While business and all other life continued normally in Harare on Tuesday, many were concerned about four armoured troop carriers moving south towards the capital late in the afternoon. Some media reported the vehicles were tanks.
There was regular traffic around President Robert Mugabe’s huge private residence in the northern Borrowdale suburb late in the afternoon, and all the roads were as normal around State House etc., and no extra police or members of the Presidential Guard had been deployed, according the several people who live near by.
Others said they had not noticed any unusual events or unusual presence of the army or police since Armed Forces commander, Constantine Chiwenga demanded on Monday that President Robert Mugabe immediately cease “purging” allies of Emmerson Mnangagwa, who was sacked from his vice president’s job a week ago and fled to Mozambique and then South Africa.
Police raided a small non Governmental Organisation, Magamba, late Tuesday. Its manager, US citizen Martha O’Donovan was released on bail on Monday after being accused of tweeting messages critical of Mugabe, charges she denies.
“It feels just like any other day,” said a businessman who had just driven through the centre of Harare and asked not to be identified. “We presume any coup plotters would know that Zimbabwe would run out of fuel in a week or so, and that South Africa would likely cut off electricity etc. Zimbabwe is a landlocked country and cannot survive if all borders were closed.”
The African Union and the regional Southern African Development Community are both on record that they do not recognise any authority which comes to power via coup d’etat.
Earlier in the day, ruling Zanu PF youth leader Kudzai Chipanga, held a press conference in Harare, but blocked some media from attending. "We as Zanu-PF youth league are a lion which has awakened and found its voice, therefore we will not sit idly and fold our hands whilst cheap potshots and threats are made against Mugabe,” he said in a statement widely released on social media. He accused Chiwenga of theft of billions of rands.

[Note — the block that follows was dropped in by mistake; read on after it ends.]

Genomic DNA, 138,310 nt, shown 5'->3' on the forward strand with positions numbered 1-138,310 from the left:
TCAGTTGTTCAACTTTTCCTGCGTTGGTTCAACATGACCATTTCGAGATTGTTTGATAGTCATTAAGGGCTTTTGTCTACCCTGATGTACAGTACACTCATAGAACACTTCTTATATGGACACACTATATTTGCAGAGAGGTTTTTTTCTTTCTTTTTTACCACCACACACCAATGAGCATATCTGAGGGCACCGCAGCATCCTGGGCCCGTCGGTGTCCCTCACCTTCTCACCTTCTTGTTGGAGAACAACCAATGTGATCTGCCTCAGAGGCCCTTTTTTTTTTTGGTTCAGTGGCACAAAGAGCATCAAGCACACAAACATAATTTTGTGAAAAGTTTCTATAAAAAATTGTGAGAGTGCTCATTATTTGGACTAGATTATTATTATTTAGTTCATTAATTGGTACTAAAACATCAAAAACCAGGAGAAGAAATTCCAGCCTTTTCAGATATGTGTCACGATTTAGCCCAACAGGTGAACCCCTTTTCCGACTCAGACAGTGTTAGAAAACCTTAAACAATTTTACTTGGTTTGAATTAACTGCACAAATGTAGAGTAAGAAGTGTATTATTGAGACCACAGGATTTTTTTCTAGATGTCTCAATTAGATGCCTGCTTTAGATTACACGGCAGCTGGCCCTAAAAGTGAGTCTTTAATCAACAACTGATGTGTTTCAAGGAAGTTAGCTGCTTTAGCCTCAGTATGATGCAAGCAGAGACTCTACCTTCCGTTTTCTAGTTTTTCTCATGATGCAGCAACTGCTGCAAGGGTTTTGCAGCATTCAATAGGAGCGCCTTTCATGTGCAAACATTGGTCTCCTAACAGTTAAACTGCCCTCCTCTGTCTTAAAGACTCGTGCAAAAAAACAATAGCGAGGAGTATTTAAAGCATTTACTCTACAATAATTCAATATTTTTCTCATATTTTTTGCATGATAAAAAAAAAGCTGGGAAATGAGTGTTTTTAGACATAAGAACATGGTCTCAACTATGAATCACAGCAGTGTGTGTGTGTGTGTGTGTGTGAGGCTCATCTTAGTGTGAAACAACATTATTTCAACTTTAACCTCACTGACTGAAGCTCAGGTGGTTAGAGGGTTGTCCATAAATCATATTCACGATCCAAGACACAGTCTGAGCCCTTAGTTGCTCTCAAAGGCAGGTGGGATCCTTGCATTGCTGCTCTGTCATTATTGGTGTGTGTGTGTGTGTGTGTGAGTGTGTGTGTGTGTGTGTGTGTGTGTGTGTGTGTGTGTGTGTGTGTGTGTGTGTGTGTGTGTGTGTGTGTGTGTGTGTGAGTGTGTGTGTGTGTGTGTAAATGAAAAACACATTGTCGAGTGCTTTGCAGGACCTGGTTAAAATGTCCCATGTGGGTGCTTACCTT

Not all army seniors support Chiwenga and his ally Mnangagwa, and some seniors are close to the other Zanu PF faction, G 40, which is loyal to first lady Grace Mugabe and her crew of more junior members of the Zanu PF party.
“Soldiers will get paid on Thursday,” said relative of one of two soldiers in the Zimbabwe National Army. “They say they have heard nothing. And nothing has been reported in ZBC (Zimbabwe Broadcasting Corporation) or The Herald.(The main state controlled daily newspaper.) about Chiwenga. So many people do not even know that he had a press conference on Monday.
"Life is going on. But those of us who know about what is going on are very depressed, because we want something to happen as life is too bad,” said a usually well informed vendor who lives about down to the city centre.
Independent Foreign Service